March 26, 2010
Wow, Vosges never ceases to amaze and intrigue with its inventive combos. From the Naga candy bar (curry, coconut flakes, Belgian chocolate) to the Red Fire (dark chocolate, cinnamon, ancho and chipotle chili peppers), these are not your father's Easter candies.
And who can forget the bacon chocolates...c'mon that's awesome!
Even better, these are on deep discount:
Red Fire Exotic Bunny - $8 (normally $12) - Check it out
Gianduja Exotic Bunny - $8 (normally $12) - Check it out
Comfort Easter Tower - $24 (normally $40) - Check it out
Exotic Easter Tower - $28 (normally $51) - Check it out
Mini Bacon Candy Bar Library - $16 (normally $25) - Check it out
More Vosges Easter Chocolates
Bob Wallace Permalink
March 25, 2010
Fan of milk chocolate? Good to hear. If so, you're going to go crazy over Knipschildt's bite-size Giandujas. They have a blend of ganache, mocha and hazelnut-infused gianduja. Cacao snobs might like the strawberry-champagne options better.
All Knipschildt chocolates are made from 71% Ecuadorian single-bean dark chocolate.
And even better, these Easter candies are deeply discounted, check it out:
Dark Chocolate and Milk Chocolate Enrobed Eggs - $16 (normally $25) - Check it out
Milk Chocolate Quail Eggs - $16 (normally $25) - Check it out
Strawberry Champagne Truffles - $28 (normally $60) - Check it out
Gianduja Truffles - $28 (normally $60) - Check it out
Coconut Truffles - $28 (normally $60) - Check it out
Dark Chocolate Truffles - $28 (normally $60) - Check it out
Bob Wallace Permalink
March 14, 2010
Did you ever wonder how Easter gained the status of second biggest candy holiday? I always suspected it had something to do with giving up sugar or chocolate for lent -- at the end of your candy "fast" you hit the payload... Well, that's just my theory.
As we're compiling the various and sundry treats for our Easter gift guide, I thought I'd share some Easter candy trivia. You can find the full article at Infoplease:
Sweet Easter Facts by David Johnson
- Ninety million chocolate Easter bunnies are produced each year.
- Chocolate Bunnies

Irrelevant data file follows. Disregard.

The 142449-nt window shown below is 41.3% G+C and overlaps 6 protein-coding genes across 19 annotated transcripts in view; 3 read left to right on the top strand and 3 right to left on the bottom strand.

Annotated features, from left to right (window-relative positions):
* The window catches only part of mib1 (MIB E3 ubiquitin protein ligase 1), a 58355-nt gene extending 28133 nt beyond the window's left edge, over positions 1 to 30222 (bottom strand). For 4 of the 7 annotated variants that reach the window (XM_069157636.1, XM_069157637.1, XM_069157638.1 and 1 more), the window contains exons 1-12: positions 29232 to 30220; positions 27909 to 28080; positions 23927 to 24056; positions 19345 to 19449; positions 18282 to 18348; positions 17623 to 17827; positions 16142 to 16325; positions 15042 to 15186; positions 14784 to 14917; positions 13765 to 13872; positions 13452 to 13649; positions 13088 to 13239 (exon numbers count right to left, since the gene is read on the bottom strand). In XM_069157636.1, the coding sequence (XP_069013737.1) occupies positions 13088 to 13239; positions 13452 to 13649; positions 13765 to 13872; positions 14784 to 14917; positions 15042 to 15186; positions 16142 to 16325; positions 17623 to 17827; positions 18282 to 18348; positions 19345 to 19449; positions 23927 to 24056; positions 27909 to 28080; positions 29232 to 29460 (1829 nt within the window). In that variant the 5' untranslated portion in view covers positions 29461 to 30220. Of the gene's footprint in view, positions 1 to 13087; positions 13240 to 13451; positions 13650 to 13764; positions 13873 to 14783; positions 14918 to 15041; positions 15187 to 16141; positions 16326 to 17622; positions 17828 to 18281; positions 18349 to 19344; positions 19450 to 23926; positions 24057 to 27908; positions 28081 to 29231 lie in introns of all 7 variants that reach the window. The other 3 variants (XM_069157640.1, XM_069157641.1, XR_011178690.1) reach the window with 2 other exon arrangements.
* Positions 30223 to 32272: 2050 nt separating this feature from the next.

should be eaten ears first, according to 76% of Americans. Five percent said bunnies should be eaten feet first, while 4% favored eating the tail first.
Millions of Peeps
- Each Easter season, Americans buy more than 700 million Marshmallow Peeps
, shaped like chicks, as well as Marshmallow Bunnies
and Marshmallow Eggs, making them the most popular non-chocolate Easter candy.
- As many as 4.2 million Marshmallow Peeps, bunnies, and other shapes can be made each day.
- In 1953, it took 27 hours to create a Marshmallow Peep. Today it takes six minutes.
Jellybeans Could Circle the Globe
- Americans consume 16 billion jelly beans
at Easter, many of them hidden in baskets. If all the Easter jellybeans were lined end to end, they would circle the globe nearly three times.
- Jellybeans were probably first made in America by Boston candy maker William Schrafft, who ran advertisements urging people to send jellybeans to soldiers fighting in the Civil War. They did not become an Easter tradition until the 1930s.
- 70% of kids aged 6-11 say they prefer to eat Easter jellybeans one at a time, while 23% report eating several at once. Boys (29%) were more apt to eat a handful than girls (18%).
- Hot cross buns were among the earliest Easter treats, made by European monks and given to the poor during Lent.
- Pretzels were originally associated with Easter. The twists of a pretzel were thought to resemble arms crossed in prayer.
Images from Amazon
Noël Wallace Permalink